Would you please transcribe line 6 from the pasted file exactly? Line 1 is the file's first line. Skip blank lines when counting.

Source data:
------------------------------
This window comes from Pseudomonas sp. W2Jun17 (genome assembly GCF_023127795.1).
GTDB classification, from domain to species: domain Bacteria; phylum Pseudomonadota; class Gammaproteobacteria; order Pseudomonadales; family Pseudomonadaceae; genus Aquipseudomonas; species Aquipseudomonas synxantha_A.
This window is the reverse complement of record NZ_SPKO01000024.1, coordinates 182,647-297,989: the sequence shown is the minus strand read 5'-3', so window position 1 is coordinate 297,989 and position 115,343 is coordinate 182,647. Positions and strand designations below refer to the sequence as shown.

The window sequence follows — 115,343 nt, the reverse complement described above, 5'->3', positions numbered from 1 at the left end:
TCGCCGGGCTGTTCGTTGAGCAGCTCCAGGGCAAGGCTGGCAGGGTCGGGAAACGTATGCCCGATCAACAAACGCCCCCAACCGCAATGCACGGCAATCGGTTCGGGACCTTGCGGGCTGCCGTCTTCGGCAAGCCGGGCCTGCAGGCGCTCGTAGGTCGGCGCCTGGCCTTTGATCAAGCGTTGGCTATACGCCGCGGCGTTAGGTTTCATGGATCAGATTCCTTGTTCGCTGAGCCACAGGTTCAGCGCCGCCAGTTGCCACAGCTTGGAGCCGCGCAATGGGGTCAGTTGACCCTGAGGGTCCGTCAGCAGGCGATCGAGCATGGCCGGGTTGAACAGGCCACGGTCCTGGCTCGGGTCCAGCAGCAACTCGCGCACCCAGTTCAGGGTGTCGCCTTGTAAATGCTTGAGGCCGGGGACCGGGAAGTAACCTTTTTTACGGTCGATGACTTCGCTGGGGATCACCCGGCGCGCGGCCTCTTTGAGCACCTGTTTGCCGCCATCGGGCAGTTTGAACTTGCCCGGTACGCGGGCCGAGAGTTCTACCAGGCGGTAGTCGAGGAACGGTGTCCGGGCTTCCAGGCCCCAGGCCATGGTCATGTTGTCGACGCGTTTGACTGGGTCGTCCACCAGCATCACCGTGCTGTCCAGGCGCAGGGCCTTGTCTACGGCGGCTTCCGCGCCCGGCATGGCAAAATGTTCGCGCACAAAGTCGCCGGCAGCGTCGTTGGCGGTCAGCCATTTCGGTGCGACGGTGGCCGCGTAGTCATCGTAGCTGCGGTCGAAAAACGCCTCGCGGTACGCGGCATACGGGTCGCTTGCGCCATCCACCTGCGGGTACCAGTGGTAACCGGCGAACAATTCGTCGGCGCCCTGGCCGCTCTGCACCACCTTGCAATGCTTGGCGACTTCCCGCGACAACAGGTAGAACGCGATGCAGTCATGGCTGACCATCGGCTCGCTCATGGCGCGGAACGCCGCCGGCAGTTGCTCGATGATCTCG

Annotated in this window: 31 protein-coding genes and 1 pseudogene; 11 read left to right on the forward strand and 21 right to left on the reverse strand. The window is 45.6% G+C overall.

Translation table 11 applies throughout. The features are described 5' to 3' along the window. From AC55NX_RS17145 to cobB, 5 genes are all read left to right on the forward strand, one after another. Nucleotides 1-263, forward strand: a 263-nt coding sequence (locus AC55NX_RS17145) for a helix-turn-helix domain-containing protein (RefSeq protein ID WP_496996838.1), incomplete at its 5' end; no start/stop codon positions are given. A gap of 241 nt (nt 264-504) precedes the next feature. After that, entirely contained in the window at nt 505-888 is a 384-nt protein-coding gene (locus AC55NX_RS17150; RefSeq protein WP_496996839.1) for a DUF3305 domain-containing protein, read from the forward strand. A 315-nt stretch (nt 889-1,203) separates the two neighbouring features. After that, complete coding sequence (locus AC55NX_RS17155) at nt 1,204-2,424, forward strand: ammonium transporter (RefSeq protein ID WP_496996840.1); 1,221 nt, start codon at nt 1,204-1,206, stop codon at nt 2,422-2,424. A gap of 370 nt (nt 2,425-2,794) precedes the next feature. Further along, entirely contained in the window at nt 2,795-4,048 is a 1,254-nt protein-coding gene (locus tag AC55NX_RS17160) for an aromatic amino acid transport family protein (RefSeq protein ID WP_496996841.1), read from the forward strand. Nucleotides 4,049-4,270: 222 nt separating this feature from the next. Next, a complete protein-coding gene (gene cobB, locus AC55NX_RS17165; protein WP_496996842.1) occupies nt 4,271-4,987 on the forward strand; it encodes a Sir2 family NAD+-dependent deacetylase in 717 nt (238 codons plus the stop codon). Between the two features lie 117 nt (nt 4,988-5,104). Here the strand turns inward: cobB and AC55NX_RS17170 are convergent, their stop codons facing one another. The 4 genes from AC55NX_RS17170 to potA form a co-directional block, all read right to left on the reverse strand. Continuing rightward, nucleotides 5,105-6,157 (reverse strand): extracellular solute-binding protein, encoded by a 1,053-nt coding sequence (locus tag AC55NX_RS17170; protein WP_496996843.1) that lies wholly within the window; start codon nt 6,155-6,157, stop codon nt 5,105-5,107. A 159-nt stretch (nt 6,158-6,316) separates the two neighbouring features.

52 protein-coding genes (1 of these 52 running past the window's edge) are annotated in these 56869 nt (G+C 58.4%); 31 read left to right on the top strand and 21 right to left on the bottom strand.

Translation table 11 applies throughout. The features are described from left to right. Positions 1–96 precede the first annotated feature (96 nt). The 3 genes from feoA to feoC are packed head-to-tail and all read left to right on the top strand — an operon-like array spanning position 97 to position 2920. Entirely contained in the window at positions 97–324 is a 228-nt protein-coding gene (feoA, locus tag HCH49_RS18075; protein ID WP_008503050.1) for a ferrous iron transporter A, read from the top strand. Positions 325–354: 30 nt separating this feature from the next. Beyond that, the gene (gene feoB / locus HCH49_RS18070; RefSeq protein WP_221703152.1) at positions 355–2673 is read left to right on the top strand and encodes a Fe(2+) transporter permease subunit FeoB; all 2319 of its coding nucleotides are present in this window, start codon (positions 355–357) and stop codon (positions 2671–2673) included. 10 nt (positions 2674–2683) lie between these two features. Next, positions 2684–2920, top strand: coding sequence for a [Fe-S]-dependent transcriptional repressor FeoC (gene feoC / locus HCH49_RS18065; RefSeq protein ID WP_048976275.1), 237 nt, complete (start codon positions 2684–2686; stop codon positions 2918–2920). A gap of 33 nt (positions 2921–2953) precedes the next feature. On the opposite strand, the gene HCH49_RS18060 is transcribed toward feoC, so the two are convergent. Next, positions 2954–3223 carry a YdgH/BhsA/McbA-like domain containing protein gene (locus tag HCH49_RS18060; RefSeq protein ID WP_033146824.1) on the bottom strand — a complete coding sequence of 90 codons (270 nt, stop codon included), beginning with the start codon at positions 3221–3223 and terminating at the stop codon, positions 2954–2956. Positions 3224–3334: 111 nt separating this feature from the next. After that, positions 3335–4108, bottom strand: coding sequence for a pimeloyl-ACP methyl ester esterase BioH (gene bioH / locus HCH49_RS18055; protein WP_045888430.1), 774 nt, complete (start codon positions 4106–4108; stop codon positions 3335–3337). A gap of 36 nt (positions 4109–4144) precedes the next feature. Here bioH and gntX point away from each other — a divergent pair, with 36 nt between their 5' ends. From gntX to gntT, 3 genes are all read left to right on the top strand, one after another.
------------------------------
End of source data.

Annotated in this window: 31 protein-coding genes and 1 pseudogene; 11 read left to right on the forward strand and 21 right to left on the reverse strand. The window is 45.6% G+C overall.